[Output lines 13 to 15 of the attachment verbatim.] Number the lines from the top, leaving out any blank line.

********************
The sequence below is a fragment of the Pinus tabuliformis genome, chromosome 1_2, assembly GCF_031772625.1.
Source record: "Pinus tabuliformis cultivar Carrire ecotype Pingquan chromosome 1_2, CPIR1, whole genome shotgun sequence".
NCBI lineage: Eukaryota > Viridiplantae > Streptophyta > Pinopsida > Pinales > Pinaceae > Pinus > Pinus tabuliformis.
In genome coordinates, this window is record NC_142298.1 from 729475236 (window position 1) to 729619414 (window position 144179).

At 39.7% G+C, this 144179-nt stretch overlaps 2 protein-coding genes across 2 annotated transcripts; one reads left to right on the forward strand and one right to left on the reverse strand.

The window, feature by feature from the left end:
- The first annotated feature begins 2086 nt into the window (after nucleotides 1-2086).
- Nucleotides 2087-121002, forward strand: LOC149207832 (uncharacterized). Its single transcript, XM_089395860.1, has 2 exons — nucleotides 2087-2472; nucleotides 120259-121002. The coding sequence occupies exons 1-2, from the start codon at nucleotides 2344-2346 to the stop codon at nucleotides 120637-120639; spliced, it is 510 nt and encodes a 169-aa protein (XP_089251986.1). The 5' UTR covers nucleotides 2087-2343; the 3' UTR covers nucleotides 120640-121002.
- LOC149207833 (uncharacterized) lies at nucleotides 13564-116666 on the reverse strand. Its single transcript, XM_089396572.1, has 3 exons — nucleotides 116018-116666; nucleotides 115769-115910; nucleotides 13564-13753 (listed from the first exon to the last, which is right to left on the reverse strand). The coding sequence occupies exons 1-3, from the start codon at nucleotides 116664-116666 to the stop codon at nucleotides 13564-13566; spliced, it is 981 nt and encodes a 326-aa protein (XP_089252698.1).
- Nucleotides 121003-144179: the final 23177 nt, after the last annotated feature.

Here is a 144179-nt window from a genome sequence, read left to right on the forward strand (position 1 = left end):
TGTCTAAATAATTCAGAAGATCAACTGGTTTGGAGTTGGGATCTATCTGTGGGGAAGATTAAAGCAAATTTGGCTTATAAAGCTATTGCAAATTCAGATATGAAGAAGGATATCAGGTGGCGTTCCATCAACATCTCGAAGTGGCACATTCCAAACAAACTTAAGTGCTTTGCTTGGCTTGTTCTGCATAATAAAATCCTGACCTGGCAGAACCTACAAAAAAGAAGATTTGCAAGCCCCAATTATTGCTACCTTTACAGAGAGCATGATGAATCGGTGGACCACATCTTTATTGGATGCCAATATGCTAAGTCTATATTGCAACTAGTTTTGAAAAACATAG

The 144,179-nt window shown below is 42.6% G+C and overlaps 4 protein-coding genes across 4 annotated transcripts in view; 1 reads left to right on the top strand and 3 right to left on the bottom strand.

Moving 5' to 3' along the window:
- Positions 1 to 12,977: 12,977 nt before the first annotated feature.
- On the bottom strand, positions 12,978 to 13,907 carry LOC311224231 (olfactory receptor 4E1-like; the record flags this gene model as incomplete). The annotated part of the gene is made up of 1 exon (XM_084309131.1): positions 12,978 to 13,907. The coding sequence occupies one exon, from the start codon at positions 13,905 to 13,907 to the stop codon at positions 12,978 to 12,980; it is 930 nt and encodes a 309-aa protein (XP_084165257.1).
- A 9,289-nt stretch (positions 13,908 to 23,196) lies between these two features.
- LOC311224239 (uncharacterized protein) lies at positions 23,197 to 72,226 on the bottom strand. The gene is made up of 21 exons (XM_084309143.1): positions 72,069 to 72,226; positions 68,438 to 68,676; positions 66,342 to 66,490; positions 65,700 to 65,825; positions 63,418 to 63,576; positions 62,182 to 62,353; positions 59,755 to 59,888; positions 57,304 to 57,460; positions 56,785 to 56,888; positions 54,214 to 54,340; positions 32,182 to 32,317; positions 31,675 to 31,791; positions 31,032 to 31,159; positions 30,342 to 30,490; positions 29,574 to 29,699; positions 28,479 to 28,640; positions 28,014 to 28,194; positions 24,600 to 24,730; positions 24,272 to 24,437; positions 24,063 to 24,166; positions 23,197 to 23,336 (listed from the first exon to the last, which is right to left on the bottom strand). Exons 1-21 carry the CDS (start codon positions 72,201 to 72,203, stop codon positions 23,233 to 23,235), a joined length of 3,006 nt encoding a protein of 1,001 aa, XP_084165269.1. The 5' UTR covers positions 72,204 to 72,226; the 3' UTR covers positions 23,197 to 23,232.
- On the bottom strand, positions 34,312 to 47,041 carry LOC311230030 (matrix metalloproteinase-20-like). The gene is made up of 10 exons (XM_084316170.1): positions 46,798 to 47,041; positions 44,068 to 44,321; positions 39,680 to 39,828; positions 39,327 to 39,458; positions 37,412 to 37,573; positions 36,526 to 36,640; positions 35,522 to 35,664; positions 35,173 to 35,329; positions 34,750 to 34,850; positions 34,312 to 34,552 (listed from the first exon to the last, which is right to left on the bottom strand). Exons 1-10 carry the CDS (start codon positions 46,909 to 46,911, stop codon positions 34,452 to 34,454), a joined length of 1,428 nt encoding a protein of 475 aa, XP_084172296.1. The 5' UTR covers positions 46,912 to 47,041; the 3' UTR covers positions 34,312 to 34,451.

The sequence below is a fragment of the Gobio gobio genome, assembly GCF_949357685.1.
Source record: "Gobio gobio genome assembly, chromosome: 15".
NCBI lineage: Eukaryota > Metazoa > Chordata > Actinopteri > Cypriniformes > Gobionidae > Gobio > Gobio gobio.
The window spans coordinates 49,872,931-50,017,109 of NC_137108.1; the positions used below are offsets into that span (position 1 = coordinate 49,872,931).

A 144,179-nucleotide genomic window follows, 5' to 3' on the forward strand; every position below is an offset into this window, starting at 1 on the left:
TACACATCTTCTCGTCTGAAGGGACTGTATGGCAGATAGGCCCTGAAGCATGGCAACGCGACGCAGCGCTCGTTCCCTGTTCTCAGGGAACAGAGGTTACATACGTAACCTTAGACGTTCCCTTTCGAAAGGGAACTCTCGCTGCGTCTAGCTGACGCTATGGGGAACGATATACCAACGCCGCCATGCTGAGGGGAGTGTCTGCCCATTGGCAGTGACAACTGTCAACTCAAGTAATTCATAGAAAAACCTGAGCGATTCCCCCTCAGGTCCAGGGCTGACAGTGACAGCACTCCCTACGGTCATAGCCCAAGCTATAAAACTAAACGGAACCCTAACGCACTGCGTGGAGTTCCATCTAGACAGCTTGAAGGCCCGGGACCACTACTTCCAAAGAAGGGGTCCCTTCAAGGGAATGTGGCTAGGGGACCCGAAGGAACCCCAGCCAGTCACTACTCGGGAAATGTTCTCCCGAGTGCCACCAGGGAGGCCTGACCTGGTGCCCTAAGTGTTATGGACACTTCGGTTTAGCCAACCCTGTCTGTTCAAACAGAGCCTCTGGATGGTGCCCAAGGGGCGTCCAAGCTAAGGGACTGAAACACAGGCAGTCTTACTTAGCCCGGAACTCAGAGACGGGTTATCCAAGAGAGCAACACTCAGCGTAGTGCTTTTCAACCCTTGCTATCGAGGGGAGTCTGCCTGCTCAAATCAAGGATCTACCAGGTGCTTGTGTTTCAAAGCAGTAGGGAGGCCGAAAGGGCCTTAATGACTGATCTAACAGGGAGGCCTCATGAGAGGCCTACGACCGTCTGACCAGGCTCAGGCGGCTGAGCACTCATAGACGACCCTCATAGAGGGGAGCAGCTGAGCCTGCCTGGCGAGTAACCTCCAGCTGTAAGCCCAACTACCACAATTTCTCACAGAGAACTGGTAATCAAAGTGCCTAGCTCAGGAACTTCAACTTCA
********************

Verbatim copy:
The 144,179-nt window shown below is 42.6% G+C and overlaps 4 protein-coding genes across 4 annotated transcripts in view; 1 reads left to right on the top strand and 3 right to left on the bottom strand.

Moving 5' to 3' along the window:
- Positions 1 to 12,977: 12,977 nt before the first annotated feature.